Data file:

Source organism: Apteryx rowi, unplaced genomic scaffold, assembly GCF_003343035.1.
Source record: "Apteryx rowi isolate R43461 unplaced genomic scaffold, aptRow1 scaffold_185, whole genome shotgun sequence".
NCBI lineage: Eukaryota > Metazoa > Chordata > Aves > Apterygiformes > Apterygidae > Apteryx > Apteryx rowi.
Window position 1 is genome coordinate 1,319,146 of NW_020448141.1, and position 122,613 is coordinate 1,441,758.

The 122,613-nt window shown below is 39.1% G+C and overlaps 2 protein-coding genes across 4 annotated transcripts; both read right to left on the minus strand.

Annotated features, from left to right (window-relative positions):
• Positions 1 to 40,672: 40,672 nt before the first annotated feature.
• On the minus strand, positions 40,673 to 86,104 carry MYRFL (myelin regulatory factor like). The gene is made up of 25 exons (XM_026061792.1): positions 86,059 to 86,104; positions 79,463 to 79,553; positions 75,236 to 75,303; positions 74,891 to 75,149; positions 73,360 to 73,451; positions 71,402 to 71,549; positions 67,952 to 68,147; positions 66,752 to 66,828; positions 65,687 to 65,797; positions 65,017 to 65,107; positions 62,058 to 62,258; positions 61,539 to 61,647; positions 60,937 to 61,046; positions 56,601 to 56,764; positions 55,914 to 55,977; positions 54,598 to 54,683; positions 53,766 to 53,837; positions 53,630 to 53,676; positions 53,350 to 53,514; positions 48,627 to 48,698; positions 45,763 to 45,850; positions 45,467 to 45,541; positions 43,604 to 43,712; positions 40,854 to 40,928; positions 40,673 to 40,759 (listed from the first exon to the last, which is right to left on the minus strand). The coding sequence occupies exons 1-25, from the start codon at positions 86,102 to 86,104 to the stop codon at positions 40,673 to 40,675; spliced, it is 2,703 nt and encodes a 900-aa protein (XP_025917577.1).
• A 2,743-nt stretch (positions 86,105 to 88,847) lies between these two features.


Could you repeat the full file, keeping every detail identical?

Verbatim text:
Source organism: Apteryx rowi, unplaced genomic scaffold, assembly GCF_003343035.1.
Source record: "Apteryx rowi isolate R43461 unplaced genomic scaffold, aptRow1 scaffold_185, whole genome shotgun sequence".
NCBI lineage: Eukaryota > Metazoa > Chordata > Aves > Apterygiformes > Apterygidae > Apteryx > Apteryx rowi.
Window position 1 is genome coordinate 1,319,146 of NW_020448141.1, and position 122,613 is coordinate 1,441,758.

The 122,613-nt window shown below is 39.1% G+C and overlaps 2 protein-coding genes across 4 annotated transcripts; both read right to left on the minus strand.

Annotated features, from left to right (window-relative positions):
• Positions 1 to 40,672: 40,672 nt before the first annotated feature.
• On the minus strand, positions 40,673 to 86,104 carry MYRFL (myelin regulatory factor like). The gene is made up of 25 exons (XM_026061792.1): positions 86,059 to 86,104; positions 79,463 to 79,553; positions 75,236 to 75,303; positions 74,891 to 75,149; positions 73,360 to 73,451; positions 71,402 to 71,549; positions 67,952 to 68,147; positions 66,752 to 66,828; positions 65,687 to 65,797; positions 65,017 to 65,107; positions 62,058 to 62,258; positions 61,539 to 61,647; positions 60,937 to 61,046; positions 56,601 to 56,764; positions 55,914 to 55,977; positions 54,598 to 54,683; positions 53,766 to 53,837; positions 53,630 to 53,676; positions 53,350 to 53,514; positions 48,627 to 48,698; positions 45,763 to 45,850; positions 45,467 to 45,541; positions 43,604 to 43,712; positions 40,854 to 40,928; positions 40,673 to 40,759 (listed from the first exon to the last, which is right to left on the minus strand). The coding sequence occupies exons 1-25, from the start codon at positions 86,102 to 86,104 to the stop codon at positions 40,673 to 40,675; spliced, it is 2,703 nt and encodes a 900-aa protein (XP_025917577.1).
• A 2,743-nt stretch (positions 86,105 to 88,847) lies between these two features.